The bias hiding in your library



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Library subjects and call numbers can be the subject of controversy.
jakkaje808/shutterstock.com

Amanda Ros, Texas A&M University

For many years, the Library of Congress categorized many of its books under a controversial subject heading: “Illegal aliens.”

But then, on March 22, 2016, the library made a momentous decision, announcing that it was canceling the subject heading “Illegal aliens” in favor of “Noncitizens” and “Unauthorized immigration.”

However, the decision was overturned a few months later, when the House of Representatives ordered the library to continue using the term “illegal alien.” They said they decided this in order to duplicate the language of federal laws written by Congress.

This was the first time Congress ever intervened over a Library of Congress subject heading change. Even though many librarians and the American Library Association opposed Congress’s decision, “Illegal aliens” remains the authorized subject heading today.

Cataloging and classification are critical to any library. Without them, finding materials would be impossible. However, there are biases that can result in patrons not getting the materials they need. I have worked in university libraries for over 20 years, and I’d like to highlight some issues of bias that you need to be aware of in order to find what you’re looking for.

How library catalogs work

The U.S. does not have an official national library. However, the Library of Congress fills this role on several fronts.

Many libraries across the U.S. adopt policies established by the Library of Congress, such as their call numbers and subjects for cataloging books. Its subject headings system is one of the most popular in the world.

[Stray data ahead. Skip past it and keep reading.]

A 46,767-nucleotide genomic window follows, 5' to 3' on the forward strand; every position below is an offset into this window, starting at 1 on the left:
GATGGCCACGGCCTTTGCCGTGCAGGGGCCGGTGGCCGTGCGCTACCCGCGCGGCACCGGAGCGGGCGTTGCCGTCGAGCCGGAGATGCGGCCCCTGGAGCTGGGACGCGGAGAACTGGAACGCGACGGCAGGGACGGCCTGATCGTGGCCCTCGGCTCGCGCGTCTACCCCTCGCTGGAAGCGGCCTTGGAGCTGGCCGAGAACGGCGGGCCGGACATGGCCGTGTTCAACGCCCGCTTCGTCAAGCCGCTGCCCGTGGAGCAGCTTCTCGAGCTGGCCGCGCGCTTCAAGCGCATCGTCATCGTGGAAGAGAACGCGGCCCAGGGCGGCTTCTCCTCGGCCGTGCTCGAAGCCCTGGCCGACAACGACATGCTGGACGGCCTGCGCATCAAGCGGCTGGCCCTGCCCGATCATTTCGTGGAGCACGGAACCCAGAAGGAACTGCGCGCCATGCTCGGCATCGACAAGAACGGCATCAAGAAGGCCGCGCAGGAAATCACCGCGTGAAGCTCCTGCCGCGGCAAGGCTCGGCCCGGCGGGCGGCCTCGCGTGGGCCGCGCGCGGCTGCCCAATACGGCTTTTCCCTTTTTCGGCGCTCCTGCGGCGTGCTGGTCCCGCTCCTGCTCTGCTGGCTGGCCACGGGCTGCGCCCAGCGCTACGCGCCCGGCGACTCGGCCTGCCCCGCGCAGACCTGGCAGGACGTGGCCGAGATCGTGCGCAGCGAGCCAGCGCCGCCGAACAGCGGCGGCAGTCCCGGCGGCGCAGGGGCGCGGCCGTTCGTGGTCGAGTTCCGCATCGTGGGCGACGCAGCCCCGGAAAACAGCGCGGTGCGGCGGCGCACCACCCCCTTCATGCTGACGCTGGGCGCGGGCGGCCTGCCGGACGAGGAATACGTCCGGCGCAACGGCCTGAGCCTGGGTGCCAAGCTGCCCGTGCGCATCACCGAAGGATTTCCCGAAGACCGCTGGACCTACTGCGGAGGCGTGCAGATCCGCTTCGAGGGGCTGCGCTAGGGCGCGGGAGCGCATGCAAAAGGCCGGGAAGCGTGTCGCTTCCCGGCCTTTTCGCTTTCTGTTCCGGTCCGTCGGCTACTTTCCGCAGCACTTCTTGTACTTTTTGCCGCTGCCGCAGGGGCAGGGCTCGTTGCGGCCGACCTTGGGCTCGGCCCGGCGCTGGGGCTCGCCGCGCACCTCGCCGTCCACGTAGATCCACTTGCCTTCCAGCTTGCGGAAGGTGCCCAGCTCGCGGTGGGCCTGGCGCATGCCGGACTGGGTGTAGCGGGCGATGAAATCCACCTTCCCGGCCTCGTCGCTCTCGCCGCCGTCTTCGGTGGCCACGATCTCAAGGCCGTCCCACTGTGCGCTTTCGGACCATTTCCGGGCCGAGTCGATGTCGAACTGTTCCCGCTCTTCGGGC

Subjects are used to assign call numbers, so that items on similar topics are grouped together. An item will have only one call number, but it can have multiple subjects.

Using a specific system ensures consistency. For example, imagine how many variations of “William Shakespeare” you might have to search for if libraries did not use the authorized term “Shakespeare, William, 1564-1616.”

The ‘straight white American man’ assumption

In April 2018, I presented my research into issues of library bias in the Library of Congress Classification and Subject Headings at NCORE, the National Conference on Race and Ethnicity in Higher Education in New Orleans.

Today, when I search for subjects containing “women” or “men,” the results are unbalanced. There are 4,065 subject terms containing “women” and only 444 containing “men.”

One example of bias is subjects containing the word “astronauts.”

Women are designated with “Women astronauts” and “African American women astronauts,” but there is no subject heading for male astronauts. A book about astronauts who are men would have the general subject “Astronauts,” unless the racial identity prompted the use of a subject like “Hispanic American astronauts” or “Indian astronauts.” Likewise, a book about Russian astronauts would have a geographic subdivision added: “Astronauts – Soviet Union” instead of “Russian astronauts.”

Official Library of Congress subject headings involving astronauts.
Amanda Ros, CC BY

Without gender, race or geographic qualifications, “Astronauts” can be assumed to mean white American men in terms of library subjects.

Another exercise I did was to search for professions that are traditionally perceived as female. Nurses, for example, were divided equitably, with subjects for both “Male nurses” and “Female nurses.” However, under “Prostitutes,” there was only a “Male prostitute” subject heading, revealing the generic assumption that most prostitutes are female.

Official Library of Congress subject headings for three professions traditionally perceived as female.
Amanda Ros, CC BY

This is not to say that there aren’t positive changes occurring. For example, in the late 1970s, “Afro-Americans” replaced “Negroes.” This was in turn replaced by “African Americans” or “Blacks” in 2000. In 2001, “People with mental disabilities” replaced “Mentally handicapped” and “Retarded persons.”

Gender identity is also an area where positive changes have been made. LGBT subjects have been distinguished and classed under “Sexual minorities” since 1972, rather than being under the subject “Sexual deviations,” as they previously were. “Sexual deviations” does not even exist as a subject heading anymore.

In December, the Library of Congress changed the broader term from “sexual minorities” to simply “persons,” in order to align with how other minorities are handled.

The classification dilemma

Many items cover multiple subjects, yet a single physical item can only be shelved in one location. Selecting a call number automatically devalues other subjects, but it must be done.